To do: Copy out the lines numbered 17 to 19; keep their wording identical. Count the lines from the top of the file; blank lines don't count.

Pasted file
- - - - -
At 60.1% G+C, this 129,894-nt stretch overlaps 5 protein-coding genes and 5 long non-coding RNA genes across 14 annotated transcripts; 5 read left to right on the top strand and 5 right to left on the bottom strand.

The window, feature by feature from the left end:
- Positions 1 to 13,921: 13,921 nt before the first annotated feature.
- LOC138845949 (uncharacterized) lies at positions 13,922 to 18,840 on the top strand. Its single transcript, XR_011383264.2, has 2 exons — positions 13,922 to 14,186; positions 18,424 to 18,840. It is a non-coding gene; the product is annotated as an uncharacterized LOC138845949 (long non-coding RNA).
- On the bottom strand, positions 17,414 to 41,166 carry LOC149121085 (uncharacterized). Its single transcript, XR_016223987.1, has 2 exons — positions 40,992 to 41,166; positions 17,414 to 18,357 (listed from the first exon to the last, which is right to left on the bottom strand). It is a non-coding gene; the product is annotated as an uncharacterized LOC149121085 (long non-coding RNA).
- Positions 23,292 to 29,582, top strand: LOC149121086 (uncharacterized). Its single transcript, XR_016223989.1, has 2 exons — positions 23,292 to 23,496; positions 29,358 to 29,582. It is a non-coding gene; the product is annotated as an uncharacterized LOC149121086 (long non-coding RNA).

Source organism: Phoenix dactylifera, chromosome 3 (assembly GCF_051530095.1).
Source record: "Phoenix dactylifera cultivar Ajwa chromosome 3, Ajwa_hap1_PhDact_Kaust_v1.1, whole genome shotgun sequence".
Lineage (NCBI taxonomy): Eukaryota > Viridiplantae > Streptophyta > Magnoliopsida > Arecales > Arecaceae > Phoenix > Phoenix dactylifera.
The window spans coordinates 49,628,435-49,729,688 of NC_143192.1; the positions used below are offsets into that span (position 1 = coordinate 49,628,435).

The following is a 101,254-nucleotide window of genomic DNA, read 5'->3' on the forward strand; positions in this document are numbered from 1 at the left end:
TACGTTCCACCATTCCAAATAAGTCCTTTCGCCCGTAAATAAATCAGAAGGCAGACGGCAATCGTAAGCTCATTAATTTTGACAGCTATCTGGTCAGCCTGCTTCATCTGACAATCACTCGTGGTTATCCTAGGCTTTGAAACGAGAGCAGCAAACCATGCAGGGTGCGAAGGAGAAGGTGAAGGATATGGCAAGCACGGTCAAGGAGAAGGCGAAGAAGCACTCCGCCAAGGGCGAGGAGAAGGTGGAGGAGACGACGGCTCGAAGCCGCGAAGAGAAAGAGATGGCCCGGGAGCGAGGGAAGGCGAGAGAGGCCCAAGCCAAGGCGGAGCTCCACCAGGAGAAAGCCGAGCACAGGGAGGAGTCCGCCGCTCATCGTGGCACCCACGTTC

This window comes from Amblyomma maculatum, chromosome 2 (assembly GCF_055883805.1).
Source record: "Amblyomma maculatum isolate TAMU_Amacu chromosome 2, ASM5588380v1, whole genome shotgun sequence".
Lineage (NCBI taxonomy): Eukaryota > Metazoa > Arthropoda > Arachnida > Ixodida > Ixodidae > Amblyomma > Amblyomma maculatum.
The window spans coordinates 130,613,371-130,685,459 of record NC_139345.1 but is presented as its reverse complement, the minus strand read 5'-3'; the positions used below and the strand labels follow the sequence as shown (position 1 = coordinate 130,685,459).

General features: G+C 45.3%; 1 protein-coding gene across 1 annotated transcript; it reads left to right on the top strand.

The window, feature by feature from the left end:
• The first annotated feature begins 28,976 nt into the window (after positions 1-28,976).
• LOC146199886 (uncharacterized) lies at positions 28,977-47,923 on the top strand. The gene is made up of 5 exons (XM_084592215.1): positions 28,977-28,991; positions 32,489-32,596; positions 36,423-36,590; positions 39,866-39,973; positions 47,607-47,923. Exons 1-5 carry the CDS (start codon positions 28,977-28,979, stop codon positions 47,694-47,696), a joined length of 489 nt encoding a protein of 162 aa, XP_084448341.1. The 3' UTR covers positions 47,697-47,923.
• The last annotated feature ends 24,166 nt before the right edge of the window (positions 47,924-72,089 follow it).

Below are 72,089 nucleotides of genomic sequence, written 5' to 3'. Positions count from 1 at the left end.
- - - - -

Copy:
General features: G+C 45.3%; 1 protein-coding gene across 1 annotated transcript; it reads left to right on the top strand.

The window, feature by feature from the left end:
• The first annotated feature begins 28,976 nt into the window (after positions 1-28,976).